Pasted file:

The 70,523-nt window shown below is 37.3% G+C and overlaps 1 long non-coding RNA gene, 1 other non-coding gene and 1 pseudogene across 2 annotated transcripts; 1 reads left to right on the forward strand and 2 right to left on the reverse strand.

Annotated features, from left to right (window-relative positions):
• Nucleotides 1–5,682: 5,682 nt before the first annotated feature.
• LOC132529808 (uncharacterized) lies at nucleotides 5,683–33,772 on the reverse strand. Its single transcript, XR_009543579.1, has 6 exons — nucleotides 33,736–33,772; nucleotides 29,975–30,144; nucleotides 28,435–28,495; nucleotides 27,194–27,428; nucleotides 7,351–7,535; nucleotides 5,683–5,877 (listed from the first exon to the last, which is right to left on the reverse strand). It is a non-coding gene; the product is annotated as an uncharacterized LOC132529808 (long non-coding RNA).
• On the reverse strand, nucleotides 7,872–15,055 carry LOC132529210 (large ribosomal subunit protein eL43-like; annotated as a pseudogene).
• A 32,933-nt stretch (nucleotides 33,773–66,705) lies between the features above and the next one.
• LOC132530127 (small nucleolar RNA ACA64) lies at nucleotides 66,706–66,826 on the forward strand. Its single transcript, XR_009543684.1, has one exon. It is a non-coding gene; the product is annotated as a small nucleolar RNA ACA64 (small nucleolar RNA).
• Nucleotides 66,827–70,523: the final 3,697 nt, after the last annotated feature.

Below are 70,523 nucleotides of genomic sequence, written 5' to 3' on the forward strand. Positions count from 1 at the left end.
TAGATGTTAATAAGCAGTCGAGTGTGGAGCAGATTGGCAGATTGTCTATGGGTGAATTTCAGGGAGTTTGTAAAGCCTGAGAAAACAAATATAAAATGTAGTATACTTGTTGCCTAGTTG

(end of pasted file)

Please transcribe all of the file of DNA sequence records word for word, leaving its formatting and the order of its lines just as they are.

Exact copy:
The 70,523-nt window shown below is 37.3% G+C and overlaps 1 long non-coding RNA gene, 1 other non-coding gene and 1 pseudogene across 2 annotated transcripts; 1 reads left to right on the forward strand and 2 right to left on the reverse strand.

Annotated features, from left to right (window-relative positions):
• Nucleotides 1–5,682: 5,682 nt before the first annotated feature.
• LOC132529808 (uncharacterized) lies at nucleotides 5,683–33,772 on the reverse strand. Its single transcript, XR_009543579.1, has 6 exons — nucleotides 33,736–33,772; nucleotides 29,975–30,144; nucleotides 28,435–28,495; nucleotides 27,194–27,428; nucleotides 7,351–7,535; nucleotides 5,683–5,877 (listed from the first exon to the last, which is right to left on the reverse strand). It is a non-coding gene; the product is annotated as an uncharacterized LOC132529808 (long non-coding RNA).
• On the reverse strand, nucleotides 7,872–15,055 carry LOC132529210 (large ribosomal subunit protein eL43-like; annotated as a pseudogene).
• A 32,933-nt stretch (nucleotides 33,773–66,705) lies between the features above and the next one.
• LOC132530127 (small nucleolar RNA ACA64) lies at nucleotides 66,706–66,826 on the forward strand. Its single transcript, XR_009543684.1, has one exon. It is a non-coding gene; the product is annotated as a small nucleolar RNA ACA64 (small nucleolar RNA).
• Nucleotides 66,827–70,523: the final 3,697 nt, after the last annotated feature.

Below are 70,523 nucleotides of genomic sequence, written 5' to 3' on the forward strand. Positions count from 1 at the left end.
TAGATGTTAATAAGCAGTCGAGTGTGGAGCAGATTGGCAGATTGTCTATGGGTGAATTTCAGGGAGTTTGTAAAGCCTGAGAAAACAAATATAAAATGTAGTATACTTGTTGCCTAGTTG